Starting out any business with a friend sounds like a good idea.
You are both full of enthusiasm at the start. It is great to have company along the hard, difficult road to the launch and running of the business.
However all too often the potential pitfalls are overlooked regarding the issues that can arise with the running of the business in a partnership.
- How will profits be distributed?
- Who will be responsible for regulatory matters such as filing the accounts and tax returns?
- How will efforts be rewarded especially if there is a disproportionate mix between partners?
- What happens if someone wants time off?
- How will the business be valued if someone wants to exit?
- What if a partner does something wrong e.g. incur debts on behalf of the business?
These are just a few of the issues which need to be considered at the outset.
Over the years I’ve heard from many people who started a business with a friend or relation only to find things going wrong. Here’s some examples of what they’ve said ….
“What are my rights as a 50% shareholder?”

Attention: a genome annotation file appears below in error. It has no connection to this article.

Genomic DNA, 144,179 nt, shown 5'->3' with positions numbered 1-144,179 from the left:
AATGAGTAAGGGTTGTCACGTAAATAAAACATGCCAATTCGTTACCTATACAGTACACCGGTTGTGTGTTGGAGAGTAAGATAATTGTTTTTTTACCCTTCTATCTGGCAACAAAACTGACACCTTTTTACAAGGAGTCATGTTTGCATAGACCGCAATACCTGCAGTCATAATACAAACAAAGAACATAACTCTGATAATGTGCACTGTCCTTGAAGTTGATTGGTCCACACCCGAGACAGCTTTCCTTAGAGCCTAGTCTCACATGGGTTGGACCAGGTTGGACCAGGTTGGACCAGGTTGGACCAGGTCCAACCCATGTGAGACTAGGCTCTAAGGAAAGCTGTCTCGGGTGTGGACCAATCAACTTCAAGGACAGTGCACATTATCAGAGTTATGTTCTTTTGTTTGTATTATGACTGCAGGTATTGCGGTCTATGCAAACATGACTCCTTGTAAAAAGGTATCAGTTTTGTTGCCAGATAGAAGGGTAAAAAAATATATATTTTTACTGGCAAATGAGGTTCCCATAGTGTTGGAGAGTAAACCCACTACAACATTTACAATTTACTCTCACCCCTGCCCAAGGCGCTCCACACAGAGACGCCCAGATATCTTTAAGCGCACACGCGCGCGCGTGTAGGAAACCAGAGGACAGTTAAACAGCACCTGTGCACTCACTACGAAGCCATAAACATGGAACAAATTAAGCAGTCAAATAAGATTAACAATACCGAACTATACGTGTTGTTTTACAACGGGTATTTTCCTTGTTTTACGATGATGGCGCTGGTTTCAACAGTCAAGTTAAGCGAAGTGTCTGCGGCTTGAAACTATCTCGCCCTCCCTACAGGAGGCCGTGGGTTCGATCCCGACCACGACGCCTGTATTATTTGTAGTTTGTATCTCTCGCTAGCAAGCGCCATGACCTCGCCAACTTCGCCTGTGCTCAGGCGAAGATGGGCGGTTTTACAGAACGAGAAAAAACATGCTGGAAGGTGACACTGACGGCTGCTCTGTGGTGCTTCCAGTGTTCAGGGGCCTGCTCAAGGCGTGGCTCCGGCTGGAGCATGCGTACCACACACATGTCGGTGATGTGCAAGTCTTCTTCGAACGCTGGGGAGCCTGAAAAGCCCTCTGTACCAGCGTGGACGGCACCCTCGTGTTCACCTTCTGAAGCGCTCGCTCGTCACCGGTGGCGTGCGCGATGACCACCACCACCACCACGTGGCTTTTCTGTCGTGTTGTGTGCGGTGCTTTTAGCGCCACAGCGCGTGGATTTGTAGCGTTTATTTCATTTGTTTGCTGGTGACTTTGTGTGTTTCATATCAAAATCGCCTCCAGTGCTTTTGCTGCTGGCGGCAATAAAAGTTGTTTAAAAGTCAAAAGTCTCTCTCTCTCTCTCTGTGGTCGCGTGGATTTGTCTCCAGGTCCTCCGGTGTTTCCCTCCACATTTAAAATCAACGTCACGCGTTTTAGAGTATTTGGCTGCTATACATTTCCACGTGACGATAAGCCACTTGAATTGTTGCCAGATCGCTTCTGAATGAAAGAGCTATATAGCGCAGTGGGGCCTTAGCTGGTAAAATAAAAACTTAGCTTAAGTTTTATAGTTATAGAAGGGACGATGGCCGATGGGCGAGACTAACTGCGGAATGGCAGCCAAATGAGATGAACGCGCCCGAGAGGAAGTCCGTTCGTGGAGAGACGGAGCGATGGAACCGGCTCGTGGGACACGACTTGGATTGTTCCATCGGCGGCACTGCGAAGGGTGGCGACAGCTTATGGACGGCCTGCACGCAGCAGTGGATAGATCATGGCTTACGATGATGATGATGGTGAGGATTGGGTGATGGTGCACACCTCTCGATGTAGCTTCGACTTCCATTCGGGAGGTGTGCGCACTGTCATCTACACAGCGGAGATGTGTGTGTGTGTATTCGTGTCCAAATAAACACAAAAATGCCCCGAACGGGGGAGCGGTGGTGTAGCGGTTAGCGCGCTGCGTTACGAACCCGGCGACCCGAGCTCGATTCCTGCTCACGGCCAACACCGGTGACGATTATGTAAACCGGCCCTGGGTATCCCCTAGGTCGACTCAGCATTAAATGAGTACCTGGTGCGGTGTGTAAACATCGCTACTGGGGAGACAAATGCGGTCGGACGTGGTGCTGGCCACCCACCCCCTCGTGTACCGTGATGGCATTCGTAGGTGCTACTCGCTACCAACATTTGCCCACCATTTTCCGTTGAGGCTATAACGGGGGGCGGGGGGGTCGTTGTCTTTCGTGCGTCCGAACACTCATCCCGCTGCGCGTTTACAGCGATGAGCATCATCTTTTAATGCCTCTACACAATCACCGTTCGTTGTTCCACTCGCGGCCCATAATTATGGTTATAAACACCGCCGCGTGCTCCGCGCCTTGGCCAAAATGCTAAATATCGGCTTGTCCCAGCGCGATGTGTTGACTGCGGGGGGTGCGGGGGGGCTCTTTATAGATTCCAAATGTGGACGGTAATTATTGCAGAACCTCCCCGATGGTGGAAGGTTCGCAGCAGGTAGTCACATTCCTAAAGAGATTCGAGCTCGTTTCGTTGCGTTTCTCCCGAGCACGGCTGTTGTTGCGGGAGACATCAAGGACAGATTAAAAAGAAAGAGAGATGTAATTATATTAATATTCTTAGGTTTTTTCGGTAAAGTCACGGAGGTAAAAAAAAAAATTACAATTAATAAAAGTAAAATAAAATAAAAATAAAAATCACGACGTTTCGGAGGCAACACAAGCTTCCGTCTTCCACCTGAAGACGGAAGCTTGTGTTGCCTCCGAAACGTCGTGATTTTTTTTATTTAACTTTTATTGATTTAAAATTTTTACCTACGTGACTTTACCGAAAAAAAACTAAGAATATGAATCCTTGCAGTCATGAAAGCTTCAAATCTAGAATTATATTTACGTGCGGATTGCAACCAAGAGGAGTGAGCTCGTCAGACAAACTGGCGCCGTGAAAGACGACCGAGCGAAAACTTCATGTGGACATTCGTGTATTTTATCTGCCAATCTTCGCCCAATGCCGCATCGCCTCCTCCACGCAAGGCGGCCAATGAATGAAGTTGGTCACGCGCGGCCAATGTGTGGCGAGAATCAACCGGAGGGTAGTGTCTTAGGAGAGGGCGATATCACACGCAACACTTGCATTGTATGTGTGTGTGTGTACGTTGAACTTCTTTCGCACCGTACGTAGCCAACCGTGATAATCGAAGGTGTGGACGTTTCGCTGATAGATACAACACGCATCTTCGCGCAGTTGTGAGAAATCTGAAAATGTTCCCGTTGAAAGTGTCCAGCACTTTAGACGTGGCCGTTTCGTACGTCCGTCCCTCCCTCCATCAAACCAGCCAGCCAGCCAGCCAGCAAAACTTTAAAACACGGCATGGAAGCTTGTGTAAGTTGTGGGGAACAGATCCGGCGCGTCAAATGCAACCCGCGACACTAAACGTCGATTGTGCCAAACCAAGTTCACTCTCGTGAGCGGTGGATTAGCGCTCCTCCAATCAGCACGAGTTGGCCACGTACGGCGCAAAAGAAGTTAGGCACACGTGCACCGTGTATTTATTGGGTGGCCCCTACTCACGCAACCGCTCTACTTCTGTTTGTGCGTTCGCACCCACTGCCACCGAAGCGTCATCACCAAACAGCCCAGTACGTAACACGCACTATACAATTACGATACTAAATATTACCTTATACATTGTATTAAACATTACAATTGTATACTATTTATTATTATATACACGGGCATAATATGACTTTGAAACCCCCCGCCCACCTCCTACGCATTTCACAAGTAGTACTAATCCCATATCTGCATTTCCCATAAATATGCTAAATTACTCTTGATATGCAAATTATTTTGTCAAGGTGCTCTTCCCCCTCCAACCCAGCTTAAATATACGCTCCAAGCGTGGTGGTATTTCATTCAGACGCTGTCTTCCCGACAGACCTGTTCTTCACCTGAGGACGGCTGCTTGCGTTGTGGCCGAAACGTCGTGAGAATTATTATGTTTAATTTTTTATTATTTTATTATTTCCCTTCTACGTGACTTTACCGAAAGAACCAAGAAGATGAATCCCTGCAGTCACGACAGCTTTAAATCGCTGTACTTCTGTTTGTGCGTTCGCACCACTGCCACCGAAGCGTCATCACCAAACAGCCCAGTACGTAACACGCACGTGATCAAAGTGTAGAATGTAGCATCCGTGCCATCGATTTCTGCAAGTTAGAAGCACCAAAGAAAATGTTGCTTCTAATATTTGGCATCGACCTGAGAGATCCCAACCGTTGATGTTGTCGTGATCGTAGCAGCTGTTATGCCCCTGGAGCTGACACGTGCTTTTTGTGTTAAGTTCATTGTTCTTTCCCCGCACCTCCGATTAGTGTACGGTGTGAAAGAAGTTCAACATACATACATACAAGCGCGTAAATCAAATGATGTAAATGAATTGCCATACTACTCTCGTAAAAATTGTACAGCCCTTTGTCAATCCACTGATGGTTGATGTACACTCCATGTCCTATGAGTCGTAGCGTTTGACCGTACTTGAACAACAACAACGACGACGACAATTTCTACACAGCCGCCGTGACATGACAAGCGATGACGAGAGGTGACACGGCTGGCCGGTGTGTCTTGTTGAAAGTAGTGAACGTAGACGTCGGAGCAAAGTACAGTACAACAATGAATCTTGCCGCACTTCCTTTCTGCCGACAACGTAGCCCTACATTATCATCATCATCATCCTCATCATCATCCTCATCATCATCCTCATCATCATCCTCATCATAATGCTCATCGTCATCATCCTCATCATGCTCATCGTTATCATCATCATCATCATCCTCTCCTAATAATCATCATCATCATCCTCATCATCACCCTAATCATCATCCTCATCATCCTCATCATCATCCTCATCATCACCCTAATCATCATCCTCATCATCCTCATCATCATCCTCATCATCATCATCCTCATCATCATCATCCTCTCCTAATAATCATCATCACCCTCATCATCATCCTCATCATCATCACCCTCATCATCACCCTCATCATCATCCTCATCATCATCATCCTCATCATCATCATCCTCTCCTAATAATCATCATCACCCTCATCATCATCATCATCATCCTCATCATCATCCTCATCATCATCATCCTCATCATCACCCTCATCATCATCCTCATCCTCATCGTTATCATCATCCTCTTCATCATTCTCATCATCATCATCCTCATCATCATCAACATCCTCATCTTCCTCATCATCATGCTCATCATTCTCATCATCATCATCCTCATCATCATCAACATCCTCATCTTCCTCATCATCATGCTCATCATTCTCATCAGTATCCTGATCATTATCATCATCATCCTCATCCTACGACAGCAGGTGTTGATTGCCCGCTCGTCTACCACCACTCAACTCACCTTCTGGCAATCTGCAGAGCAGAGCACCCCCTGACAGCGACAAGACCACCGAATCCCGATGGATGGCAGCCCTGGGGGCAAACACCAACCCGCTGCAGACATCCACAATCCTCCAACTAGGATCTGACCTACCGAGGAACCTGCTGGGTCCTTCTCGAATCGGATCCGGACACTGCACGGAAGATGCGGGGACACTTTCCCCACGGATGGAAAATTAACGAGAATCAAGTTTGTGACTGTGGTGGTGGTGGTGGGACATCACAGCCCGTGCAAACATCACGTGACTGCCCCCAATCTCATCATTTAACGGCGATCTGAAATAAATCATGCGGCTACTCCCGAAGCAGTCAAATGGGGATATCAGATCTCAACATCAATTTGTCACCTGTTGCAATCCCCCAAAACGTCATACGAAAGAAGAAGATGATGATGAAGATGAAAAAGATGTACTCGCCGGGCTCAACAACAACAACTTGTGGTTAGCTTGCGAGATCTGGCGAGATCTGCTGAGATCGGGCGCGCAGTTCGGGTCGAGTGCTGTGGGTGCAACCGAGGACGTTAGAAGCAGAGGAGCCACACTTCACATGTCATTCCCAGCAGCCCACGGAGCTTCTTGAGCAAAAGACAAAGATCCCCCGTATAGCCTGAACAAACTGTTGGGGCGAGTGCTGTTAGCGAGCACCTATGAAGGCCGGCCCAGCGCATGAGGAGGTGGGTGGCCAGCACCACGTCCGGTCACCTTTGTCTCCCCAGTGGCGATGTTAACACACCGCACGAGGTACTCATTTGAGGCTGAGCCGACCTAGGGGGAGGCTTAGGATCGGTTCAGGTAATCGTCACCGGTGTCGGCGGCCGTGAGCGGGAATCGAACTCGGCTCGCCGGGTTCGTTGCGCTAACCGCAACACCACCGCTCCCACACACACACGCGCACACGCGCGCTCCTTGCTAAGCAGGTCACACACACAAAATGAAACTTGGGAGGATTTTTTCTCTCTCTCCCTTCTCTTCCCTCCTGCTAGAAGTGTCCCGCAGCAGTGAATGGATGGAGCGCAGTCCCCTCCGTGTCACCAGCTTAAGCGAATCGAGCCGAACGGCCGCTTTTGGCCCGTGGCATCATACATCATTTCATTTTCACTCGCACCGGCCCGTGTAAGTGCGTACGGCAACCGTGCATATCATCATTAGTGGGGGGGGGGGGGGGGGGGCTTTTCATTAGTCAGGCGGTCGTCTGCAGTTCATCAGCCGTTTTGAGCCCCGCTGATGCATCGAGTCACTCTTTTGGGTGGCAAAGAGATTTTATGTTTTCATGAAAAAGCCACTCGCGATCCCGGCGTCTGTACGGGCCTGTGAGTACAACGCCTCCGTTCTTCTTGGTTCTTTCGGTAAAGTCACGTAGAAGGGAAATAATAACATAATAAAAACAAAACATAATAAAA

“My Ex Business Partner has walked off with all of the funds.”
“My business partner has claimed for wages of staff that do not exist.”
Assuming that issues will resolve themselves is a dangerous game to play in business. All too often little thought is given to all the things that could go wrong; when they do go wrong it is far too late as by then you and your business partner may be in dispute and maybe not even talking making a resolution of the conflict all the more difficult.
Having an agreement up front would at least give you some basis for saying “well this is what we intended to happen in these circumstances” which is a far better starting point to debate issues.
Whatever the size and structure of the business e.g. partnership or limited company, it is essential to sit down before you start and set out in writing a partnership or shareholder agreement detailing your intention. Doing this doesn’t have to cost a fortune; there are many checklists and sample agreements available on the internet which would give you a good solid starting point for a partnership or shareholder agreement. Such an agreement should clearly set out how the business relationship will operate, the rights & responsibilities of each party, what would happen in case of a dispute, how the relationship can be terminated etc. Once you have a draft agreement it’s best to have this looked at by a solicitor to make sure that nothing is overlooked. The signing of the document can then be witnessed and the document can sit in the filing cabinet never to be referred to although you’ll be glad it is there if you do need to dig it out at any time!
Being in business isn’t just about dealing with all of the interesting things that need to happen; the doom and gloom of dispute resolution needs to be raised at a time when the disputes are just a figment of the imagination.